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  Why is Monstera deliciosa to be kept in the adult
From: "John" <criswick at spiceisle.com> on 2010.09.04 at 14:19:31(21378)
Could it have anything
to do with it being a high altitude species?

John.

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From: Johannes Moonen <emeraldjunglevillage at wanadoo.fr> on 2010.09.04 at 14:42:18(21379)
Dear Ferek,

i keep M delicosa since 1991 on my lawn. They where 2 cuttings i
'found' in Caracas. by time they developed great leaves and have
flowered, but not regulary. I don not do anyting for them, just let
them creep on the ground.
I have seen this in gardens in Fla too.

In the 60's M. deliciosa was in Holland a fashionplant.
I t might be responsible for my love for aroids.

Cheers, Joep Moonen

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From: Ferenc Lengyel <feri.lengyel at gmail.com> on 2010.09.05 at 11:42:56(21394)
Dear John, I don't know if the fact that M. deliciosa is a higher altitude species has anything to do to the phenomenon described in the title, but it explains why I saw a lush wall of this plant flowering and fruiting in a park in Lisbon, Porugal, which is not a tropical.

country.
Dear Mr Moonen,

What you wrote supports that M. deliciosa does not need to climb and grown as an epiphite to keep its adult form and flower. It doesn't even have to be in a humid environment, as all the plants in flats and offices keep their adult form with large, wonderful leaves and sometimes they flower in such conditions. When I cut my M. deliciosa into one leaved cuttings, they grow a new shoot from the node developing to a new plant with the adult leaf form. On the other hand, someone wrote somewhere (maybe on this forum?) that he got a cutting of a M. dubia (or tenuis? I remember) from an adult plant but it reverted to the juvenile form. The other Monstera species that is sometimes available here in Europe (maybe M. adansonii, or a hybrid, I don't know, but it is from Holland) is always in its juvenile form. I sometimes see M. dubia plants offered on the internet, and they are always in the juvenile form. So it seems that M. deliciosa somewhat differs from other Monstera species and other climbing aroids in the way it regulates the switch between juvenile and adult forms. Or am I wrong?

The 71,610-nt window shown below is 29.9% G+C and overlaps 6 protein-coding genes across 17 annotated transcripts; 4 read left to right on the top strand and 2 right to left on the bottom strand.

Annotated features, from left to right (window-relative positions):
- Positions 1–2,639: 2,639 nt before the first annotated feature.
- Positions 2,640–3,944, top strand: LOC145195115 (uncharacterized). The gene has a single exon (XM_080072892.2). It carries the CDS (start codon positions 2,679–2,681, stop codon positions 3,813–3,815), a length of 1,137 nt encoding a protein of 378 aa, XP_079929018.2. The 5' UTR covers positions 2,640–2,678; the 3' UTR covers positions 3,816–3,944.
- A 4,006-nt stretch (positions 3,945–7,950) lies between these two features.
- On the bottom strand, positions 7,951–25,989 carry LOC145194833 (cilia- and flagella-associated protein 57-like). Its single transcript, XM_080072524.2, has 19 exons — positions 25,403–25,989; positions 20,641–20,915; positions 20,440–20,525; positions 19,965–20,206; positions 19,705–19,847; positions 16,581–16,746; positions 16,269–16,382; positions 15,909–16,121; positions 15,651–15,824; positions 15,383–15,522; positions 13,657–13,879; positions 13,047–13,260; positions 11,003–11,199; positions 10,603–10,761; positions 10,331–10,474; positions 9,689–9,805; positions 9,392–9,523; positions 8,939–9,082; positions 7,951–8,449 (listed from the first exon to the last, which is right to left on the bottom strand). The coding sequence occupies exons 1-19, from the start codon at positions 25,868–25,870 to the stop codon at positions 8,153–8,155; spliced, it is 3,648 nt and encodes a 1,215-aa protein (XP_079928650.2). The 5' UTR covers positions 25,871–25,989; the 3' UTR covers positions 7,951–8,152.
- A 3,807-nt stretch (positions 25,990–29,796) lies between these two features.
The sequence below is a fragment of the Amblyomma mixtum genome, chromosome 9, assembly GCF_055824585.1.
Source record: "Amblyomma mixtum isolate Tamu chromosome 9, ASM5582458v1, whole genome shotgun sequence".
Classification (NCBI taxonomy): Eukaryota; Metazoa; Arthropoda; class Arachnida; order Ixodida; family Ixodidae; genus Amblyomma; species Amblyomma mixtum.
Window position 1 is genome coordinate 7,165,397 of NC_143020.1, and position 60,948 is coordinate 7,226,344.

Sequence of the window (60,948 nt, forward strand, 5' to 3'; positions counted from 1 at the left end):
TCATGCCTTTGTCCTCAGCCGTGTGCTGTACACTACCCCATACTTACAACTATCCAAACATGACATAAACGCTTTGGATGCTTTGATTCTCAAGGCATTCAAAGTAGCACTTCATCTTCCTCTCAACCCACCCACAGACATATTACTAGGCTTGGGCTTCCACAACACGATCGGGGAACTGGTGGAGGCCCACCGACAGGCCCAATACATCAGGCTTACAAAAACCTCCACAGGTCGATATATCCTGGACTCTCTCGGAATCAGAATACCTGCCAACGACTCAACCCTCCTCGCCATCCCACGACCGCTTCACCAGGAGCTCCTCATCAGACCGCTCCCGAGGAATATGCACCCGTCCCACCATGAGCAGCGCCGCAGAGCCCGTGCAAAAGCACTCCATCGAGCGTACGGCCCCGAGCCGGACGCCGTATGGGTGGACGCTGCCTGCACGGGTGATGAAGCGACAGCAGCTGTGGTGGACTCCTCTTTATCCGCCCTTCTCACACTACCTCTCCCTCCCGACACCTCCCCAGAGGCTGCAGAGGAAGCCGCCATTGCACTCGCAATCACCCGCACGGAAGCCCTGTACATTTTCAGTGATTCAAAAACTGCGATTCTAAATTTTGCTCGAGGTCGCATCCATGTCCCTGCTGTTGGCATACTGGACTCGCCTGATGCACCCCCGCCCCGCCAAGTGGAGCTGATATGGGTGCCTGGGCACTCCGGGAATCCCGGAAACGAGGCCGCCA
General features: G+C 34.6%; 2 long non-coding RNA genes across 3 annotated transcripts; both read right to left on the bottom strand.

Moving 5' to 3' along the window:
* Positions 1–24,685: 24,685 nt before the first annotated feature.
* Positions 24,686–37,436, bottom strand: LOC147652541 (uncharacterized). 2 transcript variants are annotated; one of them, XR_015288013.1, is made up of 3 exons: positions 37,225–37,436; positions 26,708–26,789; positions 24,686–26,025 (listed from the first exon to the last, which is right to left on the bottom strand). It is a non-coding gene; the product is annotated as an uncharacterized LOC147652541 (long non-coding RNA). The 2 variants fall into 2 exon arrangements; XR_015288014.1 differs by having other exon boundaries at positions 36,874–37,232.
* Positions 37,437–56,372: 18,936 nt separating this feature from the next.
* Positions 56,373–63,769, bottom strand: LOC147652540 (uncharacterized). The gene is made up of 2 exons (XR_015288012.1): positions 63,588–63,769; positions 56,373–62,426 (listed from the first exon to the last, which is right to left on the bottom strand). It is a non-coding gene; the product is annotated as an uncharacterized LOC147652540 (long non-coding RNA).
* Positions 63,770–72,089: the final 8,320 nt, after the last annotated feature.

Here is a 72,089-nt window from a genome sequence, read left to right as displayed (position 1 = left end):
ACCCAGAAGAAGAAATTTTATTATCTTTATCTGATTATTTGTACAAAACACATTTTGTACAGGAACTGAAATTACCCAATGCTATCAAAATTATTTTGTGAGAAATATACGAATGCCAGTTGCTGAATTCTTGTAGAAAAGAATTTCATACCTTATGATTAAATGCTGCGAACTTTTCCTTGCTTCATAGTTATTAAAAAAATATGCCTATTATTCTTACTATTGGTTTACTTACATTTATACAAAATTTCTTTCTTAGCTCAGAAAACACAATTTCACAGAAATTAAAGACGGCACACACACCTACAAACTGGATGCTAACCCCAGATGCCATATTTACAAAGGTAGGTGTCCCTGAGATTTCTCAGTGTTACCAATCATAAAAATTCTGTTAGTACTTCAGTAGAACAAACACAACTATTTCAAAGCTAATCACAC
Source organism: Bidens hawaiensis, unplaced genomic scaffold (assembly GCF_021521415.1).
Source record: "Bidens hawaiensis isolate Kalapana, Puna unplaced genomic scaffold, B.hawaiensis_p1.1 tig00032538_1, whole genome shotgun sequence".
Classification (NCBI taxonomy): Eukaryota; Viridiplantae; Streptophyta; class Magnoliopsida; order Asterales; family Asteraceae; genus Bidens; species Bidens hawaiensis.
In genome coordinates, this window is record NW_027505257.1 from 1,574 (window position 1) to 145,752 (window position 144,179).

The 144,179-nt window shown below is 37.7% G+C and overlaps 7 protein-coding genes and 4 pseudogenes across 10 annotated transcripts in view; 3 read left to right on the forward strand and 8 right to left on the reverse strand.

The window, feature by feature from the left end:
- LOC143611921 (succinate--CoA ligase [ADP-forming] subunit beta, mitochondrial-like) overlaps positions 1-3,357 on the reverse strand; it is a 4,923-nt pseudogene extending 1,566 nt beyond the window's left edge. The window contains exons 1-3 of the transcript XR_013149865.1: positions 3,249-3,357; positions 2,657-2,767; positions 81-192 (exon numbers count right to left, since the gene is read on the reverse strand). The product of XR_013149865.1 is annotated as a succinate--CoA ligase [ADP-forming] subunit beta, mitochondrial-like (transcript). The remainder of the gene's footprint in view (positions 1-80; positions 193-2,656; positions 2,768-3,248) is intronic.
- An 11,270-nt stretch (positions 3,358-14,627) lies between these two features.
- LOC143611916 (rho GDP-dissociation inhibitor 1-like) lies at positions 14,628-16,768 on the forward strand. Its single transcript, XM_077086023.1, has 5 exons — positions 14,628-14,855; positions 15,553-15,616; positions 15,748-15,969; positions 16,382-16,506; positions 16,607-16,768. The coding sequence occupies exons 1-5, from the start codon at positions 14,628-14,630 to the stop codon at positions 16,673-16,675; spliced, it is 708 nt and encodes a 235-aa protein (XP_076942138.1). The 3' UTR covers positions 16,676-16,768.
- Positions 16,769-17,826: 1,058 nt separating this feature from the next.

Ferenc

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From: Harry Luther <hluther1 at hotmail.com> on 2010.09.07 at 23:44:20(21416)
In 1986 a group from Selby encountered Monstera deliciosa in a cloud forest on Cerro Colorado, ca 1250 m in Chiriqui, Panama. Plants were all terrestrial or lthophytic in light gaps. Localised, not at all common there. Perhaps hemiepiphytic if trees were larger.      HEL
 

From: denis@skg.com

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From: Ferenc Lengyel <feri.lengyel at gmail.com> on 2010.09.08 at 00:28:44(21417)
Dear Denis,
Thank you for the answer. Really interesting point to consider (I mean the second paragraph of your letter). I was speculating myself too, weather the M. deliciosa plants offered here in Europe are all the offspring of a selected strain... Maybe someone can tell me how the wild plants of this species behave...

Ferenc

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From: Ernesto Collosi <ernestocollosi at hotmail.com> on 2010.09.09 at 10:37:27(21425)
Denis,
Do you know where I can get a Philodendron williamsii or stenolobum?
Thanks,
Ernesto

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From: "John" <criswick at spiceisle.com> on 2010.09.10 at 16:52:41(21438)
I can send you seeds
of P. stenolobium next time I get
some on my plants. John.

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From: Ernesto Collosi <ernestocollosi at hotmail.com> on 2010.09.12 at 15:20:23(21456)
John,
Thanks
Ernesto

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